The largest union representing Scottish council workers is set to reject the latest offer in an ongoing dispute over pay that will see schools across the country close.
The Convention of Scottish Local Authorities (COSLA) made a two-part offer that would provide at least a £1,929 increase in salary by January 1, 2024.
But STV News understands that Unison will reject the deal with it being described as “insulting”.
Unison members in schools voted in large numbers to strike with 21,000 school staff set to walk out later this month.
COSLA said it had secured additional funding from Scottish Government of £94m in order to make the “extremely strong” revised pay offer on Wednesday.
Unison said it would hold an emergency meeting first thing on Thursday to go through the detail of COSLA’s offer and consider its position.
Members of the GMB, Unison and Unite unions rejected the previous pay offer of an average increase of 5.5%.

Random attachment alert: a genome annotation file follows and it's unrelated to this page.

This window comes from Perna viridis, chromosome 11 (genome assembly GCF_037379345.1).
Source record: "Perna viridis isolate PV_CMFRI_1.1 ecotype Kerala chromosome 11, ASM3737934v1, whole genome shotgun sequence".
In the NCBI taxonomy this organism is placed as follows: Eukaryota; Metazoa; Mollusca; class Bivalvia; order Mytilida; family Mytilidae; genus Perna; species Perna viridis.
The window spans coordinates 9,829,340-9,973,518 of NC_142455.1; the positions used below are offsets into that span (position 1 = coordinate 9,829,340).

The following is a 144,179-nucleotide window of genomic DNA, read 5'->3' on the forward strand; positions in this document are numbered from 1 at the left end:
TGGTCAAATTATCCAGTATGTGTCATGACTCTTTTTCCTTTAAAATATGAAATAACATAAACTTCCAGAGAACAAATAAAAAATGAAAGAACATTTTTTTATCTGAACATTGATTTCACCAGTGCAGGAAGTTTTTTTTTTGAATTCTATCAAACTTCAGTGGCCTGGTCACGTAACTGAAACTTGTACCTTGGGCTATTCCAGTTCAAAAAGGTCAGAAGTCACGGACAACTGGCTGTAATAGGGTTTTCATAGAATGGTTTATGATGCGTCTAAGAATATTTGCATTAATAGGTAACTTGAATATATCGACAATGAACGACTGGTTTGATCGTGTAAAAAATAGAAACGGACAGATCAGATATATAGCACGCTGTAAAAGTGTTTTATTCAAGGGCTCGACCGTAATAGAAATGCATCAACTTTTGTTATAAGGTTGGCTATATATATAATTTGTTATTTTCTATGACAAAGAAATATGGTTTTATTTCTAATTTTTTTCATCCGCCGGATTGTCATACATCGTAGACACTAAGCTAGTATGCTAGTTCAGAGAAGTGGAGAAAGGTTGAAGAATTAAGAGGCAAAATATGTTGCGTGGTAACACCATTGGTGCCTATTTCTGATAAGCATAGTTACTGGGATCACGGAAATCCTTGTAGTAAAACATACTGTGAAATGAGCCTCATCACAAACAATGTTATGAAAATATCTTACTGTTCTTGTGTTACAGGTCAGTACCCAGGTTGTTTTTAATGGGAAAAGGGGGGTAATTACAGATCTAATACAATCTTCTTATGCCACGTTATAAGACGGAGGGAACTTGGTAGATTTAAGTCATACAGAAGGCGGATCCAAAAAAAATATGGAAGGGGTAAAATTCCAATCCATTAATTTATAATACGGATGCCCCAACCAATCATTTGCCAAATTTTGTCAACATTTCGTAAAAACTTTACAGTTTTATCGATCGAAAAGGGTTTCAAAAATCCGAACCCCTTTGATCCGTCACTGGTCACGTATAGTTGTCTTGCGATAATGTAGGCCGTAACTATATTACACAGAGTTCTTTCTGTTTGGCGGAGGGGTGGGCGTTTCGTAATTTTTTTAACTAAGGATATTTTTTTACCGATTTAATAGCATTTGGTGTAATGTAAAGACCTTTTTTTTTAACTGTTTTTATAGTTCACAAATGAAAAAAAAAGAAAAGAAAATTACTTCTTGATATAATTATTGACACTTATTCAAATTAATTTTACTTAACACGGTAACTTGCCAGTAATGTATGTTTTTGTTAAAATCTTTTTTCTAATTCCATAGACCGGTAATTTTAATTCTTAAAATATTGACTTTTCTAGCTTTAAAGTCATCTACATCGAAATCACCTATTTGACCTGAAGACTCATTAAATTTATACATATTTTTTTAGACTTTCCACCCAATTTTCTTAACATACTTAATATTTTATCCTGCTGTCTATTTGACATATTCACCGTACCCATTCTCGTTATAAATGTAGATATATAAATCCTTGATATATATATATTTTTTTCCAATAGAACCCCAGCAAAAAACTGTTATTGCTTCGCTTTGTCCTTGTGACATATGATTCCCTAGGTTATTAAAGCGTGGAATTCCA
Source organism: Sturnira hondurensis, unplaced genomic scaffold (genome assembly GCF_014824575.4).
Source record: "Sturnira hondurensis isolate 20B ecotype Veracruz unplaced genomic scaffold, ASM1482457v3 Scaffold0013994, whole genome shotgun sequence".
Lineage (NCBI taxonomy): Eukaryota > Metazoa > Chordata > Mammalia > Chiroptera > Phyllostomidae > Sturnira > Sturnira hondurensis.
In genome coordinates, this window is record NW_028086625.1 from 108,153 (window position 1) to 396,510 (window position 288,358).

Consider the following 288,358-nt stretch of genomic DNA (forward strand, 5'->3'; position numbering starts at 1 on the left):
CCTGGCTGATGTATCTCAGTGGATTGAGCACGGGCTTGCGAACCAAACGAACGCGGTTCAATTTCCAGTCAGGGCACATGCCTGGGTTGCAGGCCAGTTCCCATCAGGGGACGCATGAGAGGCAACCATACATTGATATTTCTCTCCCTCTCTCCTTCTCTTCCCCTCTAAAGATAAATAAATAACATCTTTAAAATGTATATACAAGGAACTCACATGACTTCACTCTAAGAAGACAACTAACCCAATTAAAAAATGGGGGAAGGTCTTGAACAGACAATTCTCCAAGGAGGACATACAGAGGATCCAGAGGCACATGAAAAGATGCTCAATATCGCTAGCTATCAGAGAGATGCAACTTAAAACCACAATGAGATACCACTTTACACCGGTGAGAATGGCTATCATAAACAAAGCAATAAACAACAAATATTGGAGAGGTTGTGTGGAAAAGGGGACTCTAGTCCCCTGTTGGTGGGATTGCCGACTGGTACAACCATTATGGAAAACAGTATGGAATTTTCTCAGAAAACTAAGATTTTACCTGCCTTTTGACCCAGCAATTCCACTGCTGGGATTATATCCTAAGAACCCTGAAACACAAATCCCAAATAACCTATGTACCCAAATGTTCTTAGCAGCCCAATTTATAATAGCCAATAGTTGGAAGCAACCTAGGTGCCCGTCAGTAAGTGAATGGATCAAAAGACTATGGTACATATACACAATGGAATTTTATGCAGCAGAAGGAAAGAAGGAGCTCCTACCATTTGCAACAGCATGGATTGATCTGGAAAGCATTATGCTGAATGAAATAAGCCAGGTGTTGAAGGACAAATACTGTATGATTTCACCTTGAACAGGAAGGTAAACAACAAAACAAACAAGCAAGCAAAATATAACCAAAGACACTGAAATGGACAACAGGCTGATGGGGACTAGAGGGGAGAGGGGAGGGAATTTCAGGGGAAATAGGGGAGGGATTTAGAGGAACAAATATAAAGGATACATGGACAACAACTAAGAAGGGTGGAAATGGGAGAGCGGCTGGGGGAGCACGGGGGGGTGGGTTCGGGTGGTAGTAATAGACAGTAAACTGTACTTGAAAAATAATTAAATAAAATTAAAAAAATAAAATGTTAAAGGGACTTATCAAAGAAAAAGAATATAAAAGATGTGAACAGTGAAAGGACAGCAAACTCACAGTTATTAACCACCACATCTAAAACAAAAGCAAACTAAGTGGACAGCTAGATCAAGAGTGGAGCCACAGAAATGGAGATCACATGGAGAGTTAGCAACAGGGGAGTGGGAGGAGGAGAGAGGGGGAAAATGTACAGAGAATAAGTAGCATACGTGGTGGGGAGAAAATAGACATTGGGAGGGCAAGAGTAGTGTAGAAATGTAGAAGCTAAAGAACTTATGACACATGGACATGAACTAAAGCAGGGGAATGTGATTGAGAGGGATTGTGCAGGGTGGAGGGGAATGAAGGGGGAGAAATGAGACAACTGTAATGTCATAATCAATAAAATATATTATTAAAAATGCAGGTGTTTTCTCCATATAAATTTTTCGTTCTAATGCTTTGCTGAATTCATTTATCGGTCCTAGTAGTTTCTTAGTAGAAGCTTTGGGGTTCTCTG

Most primary and secondary schools in Scotland now face closures from Tuesday, September 26, to Thursday, September 28.
What was the latest offer?
In the latest offer from COSLA, workers would see at least a £1,929 increase in salary by January 1, 2024.
This means they would receive an increase of £0.65 per hour, or a 5% rise in pay. The workers will get whichever increase would grant them a better pay rise.
Additionally, council workers would receive another rise which means their total pay will increase by £1 per hour since March 31 this year.
Alternatively, they would be granted a percentage increase in wages depending on what salary they are currently on.
For instance, a worker on £10.85 per hour would have their rate increased to £11.50 from April 1 2023, and £11.85 from January 1 next year.
Full-time workers on £20,390 on a 37-hour week would see their salary rise to £22,860.
Those earning between £25,560 and £28,510 would receive a pay rise of 7.63% by January 2024.
For workers earning between £28,860 and £38,030, pay would rise by 6.58%.
Anyone earning £38,586 or above would receive a pay rise of 6.05%.
COSLA said the pay offer would cost councils just under half a billion pounds, stating it aims to protect frontline workers employed by Scottish local authorities, who make up 85% of staff.